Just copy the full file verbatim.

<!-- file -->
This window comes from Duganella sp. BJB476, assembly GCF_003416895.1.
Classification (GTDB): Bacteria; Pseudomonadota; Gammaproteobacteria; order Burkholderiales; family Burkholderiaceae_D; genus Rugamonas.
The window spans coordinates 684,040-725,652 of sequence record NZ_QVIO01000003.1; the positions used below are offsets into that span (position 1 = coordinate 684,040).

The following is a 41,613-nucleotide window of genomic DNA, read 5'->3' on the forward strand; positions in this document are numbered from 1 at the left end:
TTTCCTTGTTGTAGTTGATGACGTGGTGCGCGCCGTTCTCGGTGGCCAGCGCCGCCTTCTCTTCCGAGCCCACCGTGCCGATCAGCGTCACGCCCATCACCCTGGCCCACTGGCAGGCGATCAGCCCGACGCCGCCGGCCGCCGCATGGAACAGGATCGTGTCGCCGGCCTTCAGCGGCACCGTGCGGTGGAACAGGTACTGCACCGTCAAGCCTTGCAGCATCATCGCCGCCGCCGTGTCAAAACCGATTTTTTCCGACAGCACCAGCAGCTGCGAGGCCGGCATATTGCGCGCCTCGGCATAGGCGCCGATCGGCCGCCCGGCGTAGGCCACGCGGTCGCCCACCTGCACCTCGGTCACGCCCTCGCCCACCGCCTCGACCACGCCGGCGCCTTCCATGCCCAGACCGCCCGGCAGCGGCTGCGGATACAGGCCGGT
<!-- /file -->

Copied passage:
This window comes from Duganella sp. BJB476, assembly GCF_003416895.1.
Classification (GTDB): Bacteria; Pseudomonadota; Gammaproteobacteria; order Burkholderiales; family Burkholderiaceae_D; genus Rugamonas.
The window spans coordinates 684,040-725,652 of sequence record NZ_QVIO01000003.1; the positions used below are offsets into that span (position 1 = coordinate 684,040).

The following is a 41,613-nucleotide window of genomic DNA, read 5'->3' on the forward strand; positions in this document are numbered from 1 at the left end:
TTTCCTTGTTGTAGTTGATGACGTGGTGCGCGCCGTTCTCGGTGGCCAGCGCCGCCTTCTCTTCCGAGCCCACCGTGCCGATCAGCGTCACGCCCATCACCCTGGCCCACTGGCAGGCGATCAGCCCGACGCCGCCGGCCGCCGCATGGAACAGGATCGTGTCGCCGGCCTTCAGCGGCACCGTGCGGTGGAACAGGTACTGCACCGTCAAGCCTTGCAGCATCATCGCCGCCGCCGTGTCAAAACCGATTTTTTCCGACAGCACCAGCAGCTGCGAGGCCGGCATATTGCGCGCCTCGGCATAGGCGCCGATCGGCCGCCCGGCGTAGGCCACGCGGTCGCCCACCTGCACCTCGGTCACGCCCTCGCCCACCGCCTCGACCACGCCGGCGCCTTCCATGCCCAGACCGCCCGGCAGCGGCTGCGGATACAGGCCGGT